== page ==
Fears as Cape Town reports increase in burials amid COVID-19 third wave
South Africa’s legislative capital Cape Town on Tuesday said there was an increase in burials week-on-week due to the third wave of COVID-19.
In the last seven-day reporting period, a total of 638 burials were completed at Cape Town’s cemeteries up from 488 the week before, the city said in a media release.
Cape Town Mayoral Committee Member for Community Services and Health, Zahid Badroodien, said in the statement that official figures showed that the number was over 300 toward the end of June.
“What we are experiencing now is similar to the previous two waves of COVID-19 infections, when fatalities increased sharply.’’
The City has also urged funeral organizers to consider weekday burials to help alleviate the pressure on cemeteries, and alternatives to burials if religious belief allows.
Badroodien added that a cemetery alone experienced 215 burials in the past week, equal to an average of 30 burials per day.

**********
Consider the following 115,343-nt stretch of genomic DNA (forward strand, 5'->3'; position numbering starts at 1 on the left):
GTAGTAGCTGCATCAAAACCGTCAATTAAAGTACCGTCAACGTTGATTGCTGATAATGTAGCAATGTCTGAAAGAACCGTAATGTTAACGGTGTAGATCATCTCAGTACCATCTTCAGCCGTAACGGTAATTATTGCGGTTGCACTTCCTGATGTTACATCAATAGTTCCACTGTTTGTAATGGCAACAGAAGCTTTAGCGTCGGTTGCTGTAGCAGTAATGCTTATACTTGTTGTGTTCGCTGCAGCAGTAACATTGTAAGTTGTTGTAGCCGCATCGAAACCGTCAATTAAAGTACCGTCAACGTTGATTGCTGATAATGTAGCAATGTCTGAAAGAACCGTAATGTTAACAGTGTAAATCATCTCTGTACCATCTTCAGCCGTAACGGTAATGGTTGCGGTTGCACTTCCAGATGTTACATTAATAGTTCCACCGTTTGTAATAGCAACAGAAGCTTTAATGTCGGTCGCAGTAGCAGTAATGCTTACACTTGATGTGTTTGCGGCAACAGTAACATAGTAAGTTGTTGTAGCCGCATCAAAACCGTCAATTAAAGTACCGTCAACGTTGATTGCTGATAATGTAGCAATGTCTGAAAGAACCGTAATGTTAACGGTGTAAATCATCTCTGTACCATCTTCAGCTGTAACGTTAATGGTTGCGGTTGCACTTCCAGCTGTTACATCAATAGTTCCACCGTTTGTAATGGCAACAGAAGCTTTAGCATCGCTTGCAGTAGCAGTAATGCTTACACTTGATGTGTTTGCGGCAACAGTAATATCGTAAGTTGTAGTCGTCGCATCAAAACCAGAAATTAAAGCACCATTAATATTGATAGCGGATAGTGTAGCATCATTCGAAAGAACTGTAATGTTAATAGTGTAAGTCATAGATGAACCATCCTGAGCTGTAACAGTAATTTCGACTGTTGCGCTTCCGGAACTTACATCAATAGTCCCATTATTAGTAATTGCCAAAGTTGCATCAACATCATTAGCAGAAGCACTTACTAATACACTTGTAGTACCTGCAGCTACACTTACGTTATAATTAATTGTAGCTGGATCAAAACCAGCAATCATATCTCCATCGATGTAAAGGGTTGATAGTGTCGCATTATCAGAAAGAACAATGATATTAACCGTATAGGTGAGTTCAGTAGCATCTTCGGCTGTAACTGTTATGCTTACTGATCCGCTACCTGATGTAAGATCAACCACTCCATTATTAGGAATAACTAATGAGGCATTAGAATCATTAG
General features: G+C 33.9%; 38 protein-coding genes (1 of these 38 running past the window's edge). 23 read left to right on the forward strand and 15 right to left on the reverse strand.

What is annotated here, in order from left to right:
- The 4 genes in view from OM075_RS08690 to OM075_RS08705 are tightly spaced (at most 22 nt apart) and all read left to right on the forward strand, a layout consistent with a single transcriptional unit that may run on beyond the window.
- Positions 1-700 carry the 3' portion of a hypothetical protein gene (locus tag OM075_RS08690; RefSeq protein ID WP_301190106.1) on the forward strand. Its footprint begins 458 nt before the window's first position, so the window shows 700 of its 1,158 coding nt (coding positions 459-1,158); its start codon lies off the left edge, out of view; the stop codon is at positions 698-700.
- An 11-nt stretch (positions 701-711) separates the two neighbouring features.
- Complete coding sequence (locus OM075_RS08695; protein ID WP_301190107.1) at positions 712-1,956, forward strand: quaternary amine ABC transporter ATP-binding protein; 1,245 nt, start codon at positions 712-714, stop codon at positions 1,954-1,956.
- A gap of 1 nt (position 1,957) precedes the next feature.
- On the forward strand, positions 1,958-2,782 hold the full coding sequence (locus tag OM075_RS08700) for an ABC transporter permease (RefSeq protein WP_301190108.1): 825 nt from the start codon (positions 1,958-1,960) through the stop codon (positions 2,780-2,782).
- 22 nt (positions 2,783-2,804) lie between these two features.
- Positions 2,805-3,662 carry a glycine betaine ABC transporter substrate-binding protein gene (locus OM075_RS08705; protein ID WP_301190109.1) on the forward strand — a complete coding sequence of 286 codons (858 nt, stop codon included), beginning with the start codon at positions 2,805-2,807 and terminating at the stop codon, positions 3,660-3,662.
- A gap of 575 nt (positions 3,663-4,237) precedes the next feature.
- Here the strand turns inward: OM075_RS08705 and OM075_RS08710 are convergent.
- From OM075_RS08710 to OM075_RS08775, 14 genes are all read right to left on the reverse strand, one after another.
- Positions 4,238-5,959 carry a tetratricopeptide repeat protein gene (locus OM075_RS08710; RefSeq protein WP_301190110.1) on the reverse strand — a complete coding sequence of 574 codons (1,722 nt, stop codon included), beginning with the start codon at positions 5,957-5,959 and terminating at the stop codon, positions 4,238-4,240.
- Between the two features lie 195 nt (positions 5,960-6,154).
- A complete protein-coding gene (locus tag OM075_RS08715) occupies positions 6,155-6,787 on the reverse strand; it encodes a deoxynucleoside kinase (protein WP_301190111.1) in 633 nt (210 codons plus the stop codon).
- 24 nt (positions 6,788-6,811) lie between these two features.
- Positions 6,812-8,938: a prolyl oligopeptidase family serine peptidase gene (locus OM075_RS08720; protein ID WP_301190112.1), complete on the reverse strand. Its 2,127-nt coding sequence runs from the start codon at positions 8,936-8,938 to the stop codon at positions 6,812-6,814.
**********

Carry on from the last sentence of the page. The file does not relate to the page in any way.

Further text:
He said this means a lot of foot traffic in and out of the cemetery, and this increased risk of close contact and increased pressure on management.
However, he said Cape Town has sufficient capacity to accommodate burials.
Presently cemetery visits in the city are prohibited to ensure that cemetery operations can focus on the increase in burials.
Visits would likely resume from August 10, depending on a reduction in the COVID-19 caseload, according to the city.
South Africa has relaxed COVID-19 regulations and moved to a lower lockdown level since Sunday evening, but the statement said the infection and fatality rates in the city remain high.
Badroodien called on citizens, including those who had been vaccinated, to continue to respect health protocols as well as people eligible to receive vaccines to register for the vaccines.